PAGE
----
The RMA defines “public highway” to mean “. . . any area of land that is a highway for the purposes of the common law”.9 At common law a public highway is “a way over which all members of the public are entitled to pass and repass on their lawful occasions”.10

A road can become a public highway by proclamation11 by the registration of a plan of subdivision which specifies that the road is vested in the Council12 or at common law.

“At common law a highway was created when a competent landowner manifested an intention to dedicate land as a public road, and there was acceptance by the public of the proffered dedication.”13

“In this context, ‘dedication’ means that the owner of the land intends to divest himself of any beneficial ownership of the soil, and to give the land to the public for the purposes of a highway.”14

The question is “whether the acts and conduct of the owner . . . are such as indicate an animus dedicandi, or intention to dedicate the way to the public at large, or whether they are to be explained in a different manner”.15

In Anderson McMillan J said at [39]:

“. . . the clear delineation of land as a road on a map or plan of subdivision lodged with the titles office is evidence of an intention to allow the public to use the land as a road such that, where there has been sufficient use of the land as a road by the public to demonstrate acceptance, an inference may be drawn that the land was dedicated to the public for that purpose”.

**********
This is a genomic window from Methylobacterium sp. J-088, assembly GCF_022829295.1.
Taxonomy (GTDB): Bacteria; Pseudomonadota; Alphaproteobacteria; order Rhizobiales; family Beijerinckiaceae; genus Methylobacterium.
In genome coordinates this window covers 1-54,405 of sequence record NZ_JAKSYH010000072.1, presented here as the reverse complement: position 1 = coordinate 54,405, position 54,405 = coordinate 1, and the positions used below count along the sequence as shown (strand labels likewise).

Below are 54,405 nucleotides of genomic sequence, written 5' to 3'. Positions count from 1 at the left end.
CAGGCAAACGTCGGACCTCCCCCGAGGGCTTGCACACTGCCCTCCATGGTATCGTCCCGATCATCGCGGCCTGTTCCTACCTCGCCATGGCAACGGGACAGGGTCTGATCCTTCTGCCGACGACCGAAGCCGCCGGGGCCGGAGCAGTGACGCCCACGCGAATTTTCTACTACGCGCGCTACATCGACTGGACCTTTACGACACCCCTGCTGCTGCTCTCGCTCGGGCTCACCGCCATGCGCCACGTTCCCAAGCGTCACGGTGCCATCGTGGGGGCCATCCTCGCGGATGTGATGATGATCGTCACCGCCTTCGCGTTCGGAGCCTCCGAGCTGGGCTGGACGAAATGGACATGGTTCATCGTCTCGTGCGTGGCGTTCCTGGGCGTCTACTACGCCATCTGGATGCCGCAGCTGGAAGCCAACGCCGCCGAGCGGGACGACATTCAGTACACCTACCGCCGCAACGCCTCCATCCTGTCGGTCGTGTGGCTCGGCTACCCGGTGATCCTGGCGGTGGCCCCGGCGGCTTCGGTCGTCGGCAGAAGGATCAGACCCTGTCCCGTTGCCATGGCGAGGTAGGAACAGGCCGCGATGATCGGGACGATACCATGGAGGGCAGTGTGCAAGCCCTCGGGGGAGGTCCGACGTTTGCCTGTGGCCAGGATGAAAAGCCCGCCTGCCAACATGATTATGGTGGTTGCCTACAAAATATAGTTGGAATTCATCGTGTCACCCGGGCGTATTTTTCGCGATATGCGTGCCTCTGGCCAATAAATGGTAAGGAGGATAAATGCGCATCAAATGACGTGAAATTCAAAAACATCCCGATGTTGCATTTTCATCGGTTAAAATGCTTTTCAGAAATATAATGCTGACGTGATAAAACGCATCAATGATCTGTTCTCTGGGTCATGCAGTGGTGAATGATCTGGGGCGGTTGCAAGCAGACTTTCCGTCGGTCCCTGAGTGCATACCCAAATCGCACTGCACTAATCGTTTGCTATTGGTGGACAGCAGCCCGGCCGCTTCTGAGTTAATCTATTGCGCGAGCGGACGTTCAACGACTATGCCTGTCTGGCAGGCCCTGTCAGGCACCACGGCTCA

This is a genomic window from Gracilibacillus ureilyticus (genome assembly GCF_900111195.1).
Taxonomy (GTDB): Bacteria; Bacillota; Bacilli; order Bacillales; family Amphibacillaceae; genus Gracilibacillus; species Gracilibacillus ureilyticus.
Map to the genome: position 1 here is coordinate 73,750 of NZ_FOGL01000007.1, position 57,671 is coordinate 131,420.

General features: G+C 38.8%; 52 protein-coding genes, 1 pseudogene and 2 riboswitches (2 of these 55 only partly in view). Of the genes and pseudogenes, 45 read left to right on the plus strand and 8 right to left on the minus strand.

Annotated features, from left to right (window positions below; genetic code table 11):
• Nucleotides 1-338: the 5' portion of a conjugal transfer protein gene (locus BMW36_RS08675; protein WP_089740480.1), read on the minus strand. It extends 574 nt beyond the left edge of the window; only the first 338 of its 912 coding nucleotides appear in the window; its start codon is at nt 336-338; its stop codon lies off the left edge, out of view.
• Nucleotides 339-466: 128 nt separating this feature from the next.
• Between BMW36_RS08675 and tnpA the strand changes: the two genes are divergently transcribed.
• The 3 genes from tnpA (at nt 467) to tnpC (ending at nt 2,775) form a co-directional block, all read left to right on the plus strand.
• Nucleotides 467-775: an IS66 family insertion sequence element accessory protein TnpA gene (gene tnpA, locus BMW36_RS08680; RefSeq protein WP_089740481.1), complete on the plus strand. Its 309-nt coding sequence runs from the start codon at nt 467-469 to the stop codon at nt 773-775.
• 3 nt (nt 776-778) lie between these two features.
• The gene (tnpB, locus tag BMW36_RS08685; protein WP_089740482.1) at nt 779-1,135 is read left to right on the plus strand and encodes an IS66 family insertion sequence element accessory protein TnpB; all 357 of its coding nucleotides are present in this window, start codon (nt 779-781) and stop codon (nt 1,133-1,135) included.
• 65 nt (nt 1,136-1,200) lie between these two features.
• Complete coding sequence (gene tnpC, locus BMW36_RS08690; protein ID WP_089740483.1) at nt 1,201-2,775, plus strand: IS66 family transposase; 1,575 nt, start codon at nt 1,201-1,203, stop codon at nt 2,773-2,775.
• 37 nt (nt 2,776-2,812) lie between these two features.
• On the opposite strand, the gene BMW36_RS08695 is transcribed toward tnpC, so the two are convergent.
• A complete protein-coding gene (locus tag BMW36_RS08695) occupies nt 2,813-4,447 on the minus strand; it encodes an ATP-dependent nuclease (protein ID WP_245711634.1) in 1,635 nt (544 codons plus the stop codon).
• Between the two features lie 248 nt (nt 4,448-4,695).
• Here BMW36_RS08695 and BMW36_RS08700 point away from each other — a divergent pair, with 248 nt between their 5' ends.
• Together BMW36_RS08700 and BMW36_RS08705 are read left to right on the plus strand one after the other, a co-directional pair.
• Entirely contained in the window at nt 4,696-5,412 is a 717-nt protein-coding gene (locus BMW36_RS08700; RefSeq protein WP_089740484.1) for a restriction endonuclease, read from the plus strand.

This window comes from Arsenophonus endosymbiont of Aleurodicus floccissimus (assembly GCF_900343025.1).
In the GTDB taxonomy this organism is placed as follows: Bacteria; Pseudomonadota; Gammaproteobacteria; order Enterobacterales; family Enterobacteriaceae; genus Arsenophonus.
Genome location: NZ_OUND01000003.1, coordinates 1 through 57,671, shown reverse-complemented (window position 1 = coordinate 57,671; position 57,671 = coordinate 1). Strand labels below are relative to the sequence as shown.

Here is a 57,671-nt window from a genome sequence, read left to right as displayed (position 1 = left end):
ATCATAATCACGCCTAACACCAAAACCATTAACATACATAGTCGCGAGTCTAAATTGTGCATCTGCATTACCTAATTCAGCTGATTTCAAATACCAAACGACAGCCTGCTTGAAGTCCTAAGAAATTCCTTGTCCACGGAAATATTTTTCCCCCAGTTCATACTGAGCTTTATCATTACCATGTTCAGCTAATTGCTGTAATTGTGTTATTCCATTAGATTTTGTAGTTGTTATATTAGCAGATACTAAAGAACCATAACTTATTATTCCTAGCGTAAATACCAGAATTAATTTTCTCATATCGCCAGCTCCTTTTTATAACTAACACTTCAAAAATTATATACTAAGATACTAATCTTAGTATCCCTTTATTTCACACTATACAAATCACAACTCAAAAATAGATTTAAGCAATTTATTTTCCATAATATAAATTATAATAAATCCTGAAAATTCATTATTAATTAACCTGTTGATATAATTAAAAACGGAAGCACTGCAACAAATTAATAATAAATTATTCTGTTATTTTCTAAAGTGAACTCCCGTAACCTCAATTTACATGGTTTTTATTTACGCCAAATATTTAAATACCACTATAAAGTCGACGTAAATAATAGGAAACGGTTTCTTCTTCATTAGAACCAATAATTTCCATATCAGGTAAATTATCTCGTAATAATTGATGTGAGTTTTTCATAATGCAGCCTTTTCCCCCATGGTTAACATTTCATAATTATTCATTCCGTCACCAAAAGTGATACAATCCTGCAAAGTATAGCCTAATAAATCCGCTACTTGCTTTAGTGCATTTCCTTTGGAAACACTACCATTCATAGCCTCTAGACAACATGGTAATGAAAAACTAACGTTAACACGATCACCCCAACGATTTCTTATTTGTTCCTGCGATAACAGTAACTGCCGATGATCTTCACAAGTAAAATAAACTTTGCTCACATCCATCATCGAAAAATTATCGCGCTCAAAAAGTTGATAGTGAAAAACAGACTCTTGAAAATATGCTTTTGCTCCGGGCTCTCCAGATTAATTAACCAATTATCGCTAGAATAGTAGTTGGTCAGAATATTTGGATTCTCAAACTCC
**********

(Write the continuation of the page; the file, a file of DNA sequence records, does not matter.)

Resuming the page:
However, the Court of Appeal concluded at [91] that the description of the lane as a road on a title “is ambiguous in that it does not make clear whether it is a public or private road”.

The Court of Appeal also held at [83] that the agreed fact that the subject lane had been continuously used for pedestrian access without express leave or licence for a long period of time was sufficient, in the absence of specific evidence of knowledge, to enable a presumption that the owner had knowledge of the public’s use and had acquiesced to that use and that this in turn gave rise to a presumption of dedication as a public highway – even if the owner in question could not be identified. The presumption of dedication had the effect of shifting the evidentiary burden onto the plaintiff. Neither the existence of private easements over the lane, nor recent acts after the lane had become a public highway, rebutted that presumption (at [99]).

Evidence of acceptance “is typically demonstrated by repeated and continued use of the relevant land as a way by the public . . . without force, without secrecy and without permission”.16

Significantly, at common law the public’s entitlement to use a public highway defeated the individual’s claim of exclusive possession and prevented adverse possession.17

Declared roads

The definition of “road” in s3 of the RMA includes land declared to be a road under s11 of that Act by notice published in the Government Gazette.18 Importantly, s11 only applies to land owned by the road authority or land managed by the road authority and owned by a third party who consents in writing to it being declared a road.19

Other potential ‘roads’